Archetypes of Englishness inspire the Mulberry Spring Summer ‘18 collection – Edwardiana, Ascot Ladies’ Day, garden parties, the great tradition of tea in fine bone china. Pastimes from another time, to inspire a collection for the present.
“It’s about British culture, English culture,” says Mulberry Creative Director Johnny Coca. “I’ve visited houses in England with walls of antique porcelain objects. They represent a heritage, something that you can pass down, and something for the next generation to make their own.”
Key patterns are drawn from the painted florals that adorn English china services, and the classic multi-coloured stripes of seaside deckchairs in a colour palette of faded blush, antique blue, dusty yellow and a vibrant field green. Two seemingly contradictory prints – bold geometrics and extravagant foliage – join forces under the umbrella of Mulberry’s signature take on English eccentricity.
These prints are paired with contemporary shapes – eased tailoring with narrow jackets and softly flared trousers, and wide-cut dresses collaged with elements taken from the turn of the century, such as frills and organza fabrics. There is a play with scale, with volume and with decoration. Dresses in prints and sequin embroideries are cut square to drape around the body, a reference to the sinus drapes of the 1920s and 1930s. Ruffle-sleeved blouses are combined with brief pair of shorts, and flared trousers in satin are worn with body-conscious ribbed maillot-style tops, a nod to vintage swimwear. Ruffles and pleats appear throughout as decorative motifs, adding structure, volume, movement and graphic texture to silhouettes.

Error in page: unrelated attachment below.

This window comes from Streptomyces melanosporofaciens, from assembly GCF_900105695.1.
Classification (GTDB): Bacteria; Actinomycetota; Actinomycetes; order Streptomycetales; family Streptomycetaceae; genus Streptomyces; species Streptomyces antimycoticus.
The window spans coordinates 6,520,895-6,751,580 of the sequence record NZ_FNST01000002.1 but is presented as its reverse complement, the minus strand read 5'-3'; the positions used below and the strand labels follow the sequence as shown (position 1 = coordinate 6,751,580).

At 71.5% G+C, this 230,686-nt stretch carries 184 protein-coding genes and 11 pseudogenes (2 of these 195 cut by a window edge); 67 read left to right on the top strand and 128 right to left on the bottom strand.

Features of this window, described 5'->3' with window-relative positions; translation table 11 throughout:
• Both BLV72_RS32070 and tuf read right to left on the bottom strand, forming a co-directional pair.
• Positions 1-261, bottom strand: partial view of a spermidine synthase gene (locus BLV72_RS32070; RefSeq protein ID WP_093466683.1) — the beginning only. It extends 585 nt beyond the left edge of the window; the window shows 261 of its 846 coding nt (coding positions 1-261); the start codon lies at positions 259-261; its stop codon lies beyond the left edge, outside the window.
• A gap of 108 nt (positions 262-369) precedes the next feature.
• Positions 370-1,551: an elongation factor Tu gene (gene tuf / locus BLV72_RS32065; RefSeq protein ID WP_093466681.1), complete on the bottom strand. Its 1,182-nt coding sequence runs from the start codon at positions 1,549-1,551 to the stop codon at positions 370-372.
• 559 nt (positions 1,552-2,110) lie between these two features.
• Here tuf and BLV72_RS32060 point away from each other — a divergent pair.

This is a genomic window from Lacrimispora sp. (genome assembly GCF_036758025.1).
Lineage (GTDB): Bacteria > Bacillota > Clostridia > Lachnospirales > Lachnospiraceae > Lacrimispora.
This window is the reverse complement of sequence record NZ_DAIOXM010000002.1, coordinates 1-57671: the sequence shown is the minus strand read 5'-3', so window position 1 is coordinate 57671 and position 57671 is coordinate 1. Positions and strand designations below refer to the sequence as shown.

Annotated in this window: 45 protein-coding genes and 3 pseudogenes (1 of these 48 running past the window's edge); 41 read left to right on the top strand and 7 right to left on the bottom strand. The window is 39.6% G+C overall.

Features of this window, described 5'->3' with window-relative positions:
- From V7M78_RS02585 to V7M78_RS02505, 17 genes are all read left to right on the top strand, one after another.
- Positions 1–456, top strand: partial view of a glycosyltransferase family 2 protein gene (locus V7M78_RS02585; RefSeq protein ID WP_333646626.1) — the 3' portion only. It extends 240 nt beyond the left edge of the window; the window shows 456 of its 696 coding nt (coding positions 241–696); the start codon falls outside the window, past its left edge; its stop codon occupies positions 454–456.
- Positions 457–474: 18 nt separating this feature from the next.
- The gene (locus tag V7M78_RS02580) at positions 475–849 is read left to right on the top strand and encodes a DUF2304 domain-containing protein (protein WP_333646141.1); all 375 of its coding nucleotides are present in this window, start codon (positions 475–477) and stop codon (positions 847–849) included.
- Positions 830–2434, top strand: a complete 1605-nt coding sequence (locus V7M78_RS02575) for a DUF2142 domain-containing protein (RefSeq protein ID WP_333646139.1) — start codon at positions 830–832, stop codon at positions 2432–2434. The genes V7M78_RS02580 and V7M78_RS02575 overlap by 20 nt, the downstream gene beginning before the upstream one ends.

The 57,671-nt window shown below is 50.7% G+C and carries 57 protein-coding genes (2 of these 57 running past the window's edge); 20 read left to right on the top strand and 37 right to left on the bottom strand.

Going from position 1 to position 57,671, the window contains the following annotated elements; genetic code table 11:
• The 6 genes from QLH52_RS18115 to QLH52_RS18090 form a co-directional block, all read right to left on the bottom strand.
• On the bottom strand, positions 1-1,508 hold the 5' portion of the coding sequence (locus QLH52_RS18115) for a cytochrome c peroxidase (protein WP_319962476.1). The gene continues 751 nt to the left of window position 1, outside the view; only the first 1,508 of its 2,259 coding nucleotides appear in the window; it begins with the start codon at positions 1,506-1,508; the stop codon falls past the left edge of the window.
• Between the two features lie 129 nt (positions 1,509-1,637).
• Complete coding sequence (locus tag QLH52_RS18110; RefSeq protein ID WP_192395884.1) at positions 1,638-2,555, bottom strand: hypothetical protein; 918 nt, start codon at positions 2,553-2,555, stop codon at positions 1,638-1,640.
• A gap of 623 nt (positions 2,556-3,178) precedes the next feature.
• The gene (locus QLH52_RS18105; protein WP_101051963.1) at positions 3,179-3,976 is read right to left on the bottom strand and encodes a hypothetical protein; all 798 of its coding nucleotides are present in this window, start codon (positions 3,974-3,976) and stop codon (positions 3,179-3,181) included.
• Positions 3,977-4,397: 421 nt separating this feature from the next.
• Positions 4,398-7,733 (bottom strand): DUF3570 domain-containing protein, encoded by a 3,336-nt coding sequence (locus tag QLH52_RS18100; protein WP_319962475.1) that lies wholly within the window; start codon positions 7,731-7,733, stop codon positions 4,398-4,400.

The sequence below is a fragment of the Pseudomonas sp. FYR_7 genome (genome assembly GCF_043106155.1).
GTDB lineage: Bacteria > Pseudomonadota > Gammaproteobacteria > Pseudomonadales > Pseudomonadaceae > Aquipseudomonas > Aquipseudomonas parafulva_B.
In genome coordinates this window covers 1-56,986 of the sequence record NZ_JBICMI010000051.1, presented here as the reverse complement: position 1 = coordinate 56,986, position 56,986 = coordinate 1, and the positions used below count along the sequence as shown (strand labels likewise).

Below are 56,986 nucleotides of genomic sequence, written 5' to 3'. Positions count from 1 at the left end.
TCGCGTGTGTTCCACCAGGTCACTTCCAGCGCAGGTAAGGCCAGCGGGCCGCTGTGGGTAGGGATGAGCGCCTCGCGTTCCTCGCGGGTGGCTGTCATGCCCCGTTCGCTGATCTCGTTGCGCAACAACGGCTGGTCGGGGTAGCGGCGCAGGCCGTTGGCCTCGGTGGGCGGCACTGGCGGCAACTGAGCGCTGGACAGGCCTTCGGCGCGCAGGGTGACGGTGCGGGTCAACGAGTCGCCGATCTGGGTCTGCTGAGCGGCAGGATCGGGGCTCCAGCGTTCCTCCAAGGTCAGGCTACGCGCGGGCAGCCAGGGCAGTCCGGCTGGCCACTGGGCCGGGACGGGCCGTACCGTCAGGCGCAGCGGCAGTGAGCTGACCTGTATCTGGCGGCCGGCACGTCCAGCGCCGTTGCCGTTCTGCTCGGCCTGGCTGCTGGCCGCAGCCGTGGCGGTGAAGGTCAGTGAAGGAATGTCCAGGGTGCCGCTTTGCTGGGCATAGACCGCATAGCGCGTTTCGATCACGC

Bags represent the next generation of Mulberry styles. Accessories borrow from ready-to-wear, gently edged with the collection’s gathers and frills – the Small Amberley Satchel is presented with a ruffled trim. The palette is soft, feminine, ballerina shades of bone and pale porcelain blue combined with rich and contrasting core colours like oxblood. Stripe motifs are painstakingly inlaid, like the parquet floor of a manor house, a reflection of Mulberry’s dedication to leather craft. The Rider’s Lock, reminiscent of a horse’s bit and bridle, is the key fastening – a new signature hardware debuted on the Autumn Winter ‘17 Amberley.
Jewellery migrates to bags, with bijoux faces – like found assemblages of heirloom jewels – decorating the Lynton sac styles, while other styles feature oversized acetate chains like re-proportioned necklaces. Brooches become oversized earrings with waterfalls of stones, enamelled decorations may adorn belts, and earrings are like tiny chandeliers pulled from a doll’s house, in sparkling gems and matte pearl finishes. These are pieces to be both worn, and treasured.
Low heels, fluted and rounded like china vases, offer another take on contradictions of strength and fragility. The shoe and boot styles are in soft nappa, with the ease of a ballet slipper in a rounded snub-toe, often a ruffled edging and an ankle strap. Other styles have furry trims, like boudoir slippers requisitioned for daily use.
Coca’s love for English classics, history and figures also incarnates in extravagant and witty millinery, created by Noel Stewart. Reminiscent of Ladies’ Day at Ascot, as immortalised in My Fair Lady and costumed by Sir Cecil Beaton, the hats are created from drapes of the collection’s bold prints, twisted into turbans and wide, Edwardiana ‘Merry Widow’ styles. They are a final flourish on the silhouettes, a gesture from the past reworked for today.
Mulberry has commissioned London-based ceramic artist Bouke de Vries to create a sculpture work to be displayed during the Spring Summer ‘18 presentations at 51 Avenue d’Iéna. De Vries’ reclaims broken pots, deconstructs them further and reworks them into dynamic sculptural pieces instilling new virtues, new values and moving their stories forward. It is a fitting collaboration: both Johnny Coca and Bouke de Vries share an appreciation for craft, the then reinvented with the now and a true passion for creation.
“It’s essential to make things to pass down,” says Johnny Coca. “We are always creating our own heritage.”